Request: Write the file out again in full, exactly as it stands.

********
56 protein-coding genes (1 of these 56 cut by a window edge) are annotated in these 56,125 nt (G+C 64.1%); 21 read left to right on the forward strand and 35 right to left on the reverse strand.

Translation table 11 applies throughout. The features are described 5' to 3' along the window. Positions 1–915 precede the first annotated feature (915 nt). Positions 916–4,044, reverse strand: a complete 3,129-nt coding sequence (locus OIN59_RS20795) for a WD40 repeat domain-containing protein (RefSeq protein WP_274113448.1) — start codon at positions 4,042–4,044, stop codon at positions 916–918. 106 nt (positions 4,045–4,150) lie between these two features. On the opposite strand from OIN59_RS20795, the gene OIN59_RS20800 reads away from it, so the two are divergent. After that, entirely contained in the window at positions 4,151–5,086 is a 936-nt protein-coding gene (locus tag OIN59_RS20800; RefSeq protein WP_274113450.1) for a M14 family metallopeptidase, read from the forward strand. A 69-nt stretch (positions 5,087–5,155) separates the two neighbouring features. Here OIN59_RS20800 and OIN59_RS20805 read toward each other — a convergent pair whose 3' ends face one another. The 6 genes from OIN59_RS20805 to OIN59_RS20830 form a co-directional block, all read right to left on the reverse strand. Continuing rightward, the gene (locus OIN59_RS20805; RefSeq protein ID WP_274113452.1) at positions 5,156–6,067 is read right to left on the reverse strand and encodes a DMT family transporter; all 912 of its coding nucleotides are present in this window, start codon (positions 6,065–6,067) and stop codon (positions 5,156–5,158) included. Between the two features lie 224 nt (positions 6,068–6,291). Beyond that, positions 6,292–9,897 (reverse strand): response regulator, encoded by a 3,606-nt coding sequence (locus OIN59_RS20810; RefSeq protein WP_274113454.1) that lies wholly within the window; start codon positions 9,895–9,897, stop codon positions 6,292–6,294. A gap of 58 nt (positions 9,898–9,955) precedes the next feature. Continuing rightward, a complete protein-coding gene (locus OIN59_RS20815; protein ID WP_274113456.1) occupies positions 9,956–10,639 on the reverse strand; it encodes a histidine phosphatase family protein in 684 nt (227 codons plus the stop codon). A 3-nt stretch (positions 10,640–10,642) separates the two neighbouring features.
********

56 protein-coding genes (1 of these 56 cut by a window edge) are annotated in these 56,125 nt (G+C 64.1%); 21 read left to right on the forward strand and 35 right to left on the reverse strand.

Translation table 11 applies throughout. The features are described 5' to 3' along the window. Positions 1–915 precede the first annotated feature (915 nt). Positions 916–4,044, reverse strand: a complete 3,129-nt coding sequence (locus OIN59_RS20795) for a WD40 repeat domain-containing protein (RefSeq protein WP_274113448.1) — start codon at positions 4,042–4,044, stop codon at positions 916–918. 106 nt (positions 4,045–4,150) lie between these two features. On the opposite strand from OIN59_RS20795, the gene OIN59_RS20800 reads away from it, so the two are divergent. After that, entirely contained in the window at positions 4,151–5,086 is a 936-nt protein-coding gene (locus tag OIN59_RS20800; RefSeq protein WP_274113450.1) for a M14 family metallopeptidase, read from the forward strand. A 69-nt stretch (positions 5,087–5,155) separates the two neighbouring features. Here OIN59_RS20800 and OIN59_RS20805 read toward each other — a convergent pair whose 3' ends face one another. The 6 genes from OIN59_RS20805 to OIN59_RS20830 form a co-directional block, all read right to left on the reverse strand. Continuing rightward, the gene (locus OIN59_RS20805; RefSeq protein ID WP_274113452.1) at positions 5,156–6,067 is read right to left on the reverse strand and encodes a DMT family transporter; all 912 of its coding nucleotides are present in this window, start codon (positions 6,065–6,067) and stop codon (positions 5,156–5,158) included. Between the two features lie 224 nt (positions 6,068–6,291). Beyond that, positions 6,292–9,897 (reverse strand): response regulator, encoded by a 3,606-nt coding sequence (locus OIN59_RS20810; RefSeq protein WP_274113454.1) that lies wholly within the window; start codon positions 9,895–9,897, stop codon positions 6,292–6,294. A gap of 58 nt (positions 9,898–9,955) precedes the next feature. Continuing rightward, a complete protein-coding gene (locus OIN59_RS20815; protein ID WP_274113456.1) occupies positions 9,956–10,639 on the reverse strand; it encodes a histidine phosphatase family protein in 684 nt (227 codons plus the stop codon). A 3-nt stretch (positions 10,640–10,642) separates the two neighbouring features.